All computers are encrypted. Then the blackmail begins. Ransomware is seen as a major threat to businesses. A chat history shows how companies negotiate with hackers.
“We have transferred” – after days of negotiations and threats of a data leak, it is this chat message that documents how hackers successfully blackmailed a German medium-sized company. The Osnabrück-based copper manufacturer KME transferred 1.27 million US dollars in order to regain access to its own data, which hackers had previously been able to encrypt.IT security experts call the hacker’s business model “ransomware”. It is software that corrupts all data on the computer. In the past two years, a dozen such incidents have become known in Germany alone. The digital association Bitkom speaks of a total loss of 10.5 billion euros in 2018 and 2019.
BKA: Ransomware “greatest threat” to German economy
The Federal Criminal Police Office (BKA) even describes ransomware as the “greatest threat” for business enterprises. The hackers are targeting larger corporations, in particular, explains Carsten Meywirth, department head for cybercrime: “The perpetrators see that they are pulling big fish where they can realize very high ransom demands.”From the English-language chat, the BR Recherche and the ARD business magazine Plusminus in full, it emerges for the first time how exactly a German company was blackmailed by criminal hackers. The group did not comment on the request. The news agency Reuters and a French specialist medium had previously reported on negotiations with digital blackmailers.
Hacker: “We only want to profit”
In the case of KME, production was partially restricted, as the company announced in August. The police and the public prosecutor were called in, as well as a negotiator who was supposed to contact the hackers. These put a text file with the name “Read me” on the encrypted computers. It contained detailed instructions and the comment: “This is just business for us. We have absolutely no interest in you, we just want to profit.”
Attached was a link to the Darknet, i.e. that part of the Internet that cannot be reached with common web browsers. The hackers were waiting there. To start with, they wanted $ 7.5 million. “It is impossible for my client to pay you 7.5 million dollars,” the negotiator began the conversation, freely translated, and stated that the corona pandemic had also hit KME hard. The hackers were unimpressed: “We have many company deals every day, Covid 19 is already priced in.” They added a company balance sheet and the corporation’s insurance policy, saying, “In case you don’t have this on hand.”It was evident they could check the copper maker’s networks before deciding on the amount of the ransom. Such an approach is part of the usual strategy, as Kimberly Goody of the IT security company FireEye explains: “If the hackers manage to infect 20 companies at the same time, but they do not have the capacity to blackmail all of them at the same time, they have to set priorities. There it can help to know the annual turnover. ” The higher the turnover, the higher the demand.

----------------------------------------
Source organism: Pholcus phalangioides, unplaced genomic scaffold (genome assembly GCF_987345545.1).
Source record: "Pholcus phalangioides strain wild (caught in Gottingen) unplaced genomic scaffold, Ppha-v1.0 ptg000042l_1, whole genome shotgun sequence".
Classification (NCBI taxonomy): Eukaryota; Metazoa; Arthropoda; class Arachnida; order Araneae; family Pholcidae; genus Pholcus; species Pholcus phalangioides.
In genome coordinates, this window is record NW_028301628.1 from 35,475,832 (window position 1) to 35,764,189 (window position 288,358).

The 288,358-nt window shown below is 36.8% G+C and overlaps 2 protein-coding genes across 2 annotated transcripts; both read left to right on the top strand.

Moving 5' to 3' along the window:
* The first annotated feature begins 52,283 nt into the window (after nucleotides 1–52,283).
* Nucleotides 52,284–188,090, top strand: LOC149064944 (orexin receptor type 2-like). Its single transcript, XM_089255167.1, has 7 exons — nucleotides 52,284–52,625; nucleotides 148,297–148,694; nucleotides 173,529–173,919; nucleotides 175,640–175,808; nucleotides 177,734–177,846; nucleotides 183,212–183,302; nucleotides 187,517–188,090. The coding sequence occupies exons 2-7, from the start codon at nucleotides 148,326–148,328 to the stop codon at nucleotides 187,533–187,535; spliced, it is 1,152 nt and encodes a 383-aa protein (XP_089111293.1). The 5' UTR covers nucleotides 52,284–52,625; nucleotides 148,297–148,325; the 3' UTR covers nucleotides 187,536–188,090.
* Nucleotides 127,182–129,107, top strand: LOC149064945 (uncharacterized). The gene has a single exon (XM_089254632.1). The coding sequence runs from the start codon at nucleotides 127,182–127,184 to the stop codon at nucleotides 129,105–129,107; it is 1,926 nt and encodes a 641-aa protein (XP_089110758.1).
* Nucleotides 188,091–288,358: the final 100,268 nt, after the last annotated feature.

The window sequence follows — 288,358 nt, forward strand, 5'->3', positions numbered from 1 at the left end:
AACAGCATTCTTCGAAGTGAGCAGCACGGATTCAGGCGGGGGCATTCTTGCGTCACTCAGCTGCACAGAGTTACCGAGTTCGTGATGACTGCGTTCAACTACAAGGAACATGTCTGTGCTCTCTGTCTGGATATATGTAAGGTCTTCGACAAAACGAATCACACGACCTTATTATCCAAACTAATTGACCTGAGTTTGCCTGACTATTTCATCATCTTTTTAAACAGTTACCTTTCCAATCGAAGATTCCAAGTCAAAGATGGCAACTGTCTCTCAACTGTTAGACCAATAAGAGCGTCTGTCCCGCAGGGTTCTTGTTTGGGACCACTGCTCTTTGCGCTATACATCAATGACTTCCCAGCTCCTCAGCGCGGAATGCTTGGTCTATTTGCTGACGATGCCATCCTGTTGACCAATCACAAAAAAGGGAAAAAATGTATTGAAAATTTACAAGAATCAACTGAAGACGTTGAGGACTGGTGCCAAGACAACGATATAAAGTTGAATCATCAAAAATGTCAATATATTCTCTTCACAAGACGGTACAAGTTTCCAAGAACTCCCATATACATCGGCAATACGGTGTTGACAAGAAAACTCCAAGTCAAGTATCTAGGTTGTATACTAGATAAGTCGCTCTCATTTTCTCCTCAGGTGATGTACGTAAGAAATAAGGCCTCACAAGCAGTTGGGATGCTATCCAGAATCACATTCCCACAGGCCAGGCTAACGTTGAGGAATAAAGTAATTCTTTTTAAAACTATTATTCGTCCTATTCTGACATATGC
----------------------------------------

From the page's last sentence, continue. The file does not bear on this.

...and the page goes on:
A deal was worked on for days. The negotiator tried to appeal to the hackers’ conscience: “You have chosen the wrong victim, our insurance company does not cover a ransom. Therefore, a maximum of 750,000 is in it, and that costs jobs, but you don’t care.” In return, the hackers threatened to leak stolen data. It was only when they realized that they were actually seeing money that they reduced the price. In the end, an agreement was reached on $ 1.27 million to be paid in the digital currency Monero. Before the money was sent, the negotiator raised concerns: “Please confirm that all the systems that you encrypted will work again.” The hackers didn’t want to wait any longer, but the question arose for the company: what if they pay, but the hackers break their promise? Cybercrime expert Meywirth from the BKA warns: “There is no guarantee that the perpetrators will send appropriate decryptors after a payment has been made.”
The data can be decrypted again with decryptors. Neuwirth can understand that companies have to weigh up “between the damage that has occurred and the ransom demand”. But his advice is clear: “We recommend not to pay in any case. That would create even more incentives to repeat offences, possibly also in the same company.”Payment is “generally made when there is no more data at all,” says Christoph Fischer, managing director of the IT security company BFK edv-consulting. This year Fischer conducted almost 20 negotiations and had to transfer money for companies in six cases, a total of six million euros. He says of the hackers: “It is important to them that their business model does not break. It is so profitable that they do everything to ensure that their victims get their data back.”